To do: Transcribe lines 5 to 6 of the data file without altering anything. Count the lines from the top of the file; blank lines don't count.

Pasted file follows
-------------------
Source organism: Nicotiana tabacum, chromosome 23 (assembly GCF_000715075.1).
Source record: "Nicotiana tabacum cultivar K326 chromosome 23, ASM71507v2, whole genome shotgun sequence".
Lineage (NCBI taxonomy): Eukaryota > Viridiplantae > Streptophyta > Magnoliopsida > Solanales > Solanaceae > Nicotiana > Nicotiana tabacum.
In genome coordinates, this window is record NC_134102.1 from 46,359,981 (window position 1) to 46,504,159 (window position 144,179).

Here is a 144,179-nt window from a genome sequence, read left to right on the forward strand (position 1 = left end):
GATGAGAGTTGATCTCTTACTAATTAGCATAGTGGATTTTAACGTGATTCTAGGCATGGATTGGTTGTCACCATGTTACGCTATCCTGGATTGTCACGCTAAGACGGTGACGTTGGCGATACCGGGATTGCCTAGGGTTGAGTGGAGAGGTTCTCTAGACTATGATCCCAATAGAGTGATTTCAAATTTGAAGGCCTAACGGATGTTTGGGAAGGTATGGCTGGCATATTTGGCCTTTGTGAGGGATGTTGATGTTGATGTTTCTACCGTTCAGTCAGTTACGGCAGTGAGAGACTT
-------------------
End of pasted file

Here is a 144,179-nt window from a genome sequence, read left to right on the forward strand (position 1 = left end):
GATGAGAGTTGATCTCTTACTAATTAGCATAGTGGATTTTAACGTGATTCTAGGCATGGATTGGTTGTCACCATGTTACGCTATCCTGGATTGTCACGCTAAGACGGTGACGTTGGCGATACCGGGATTGCCTAGGGTTGAGTGGAGAGGTTCTCTAGACTATGATCCCAATAGAGTGATTTCAAATTTGAAGGCCTAACGGATGTTTGGGAAGGTATGGCTGGCATATTTGGCCTTTGTGAGGGATGTTGATGTTGATGTTTCTACCGTTCAGTCAGTTACGGCAGTGAGAGACTT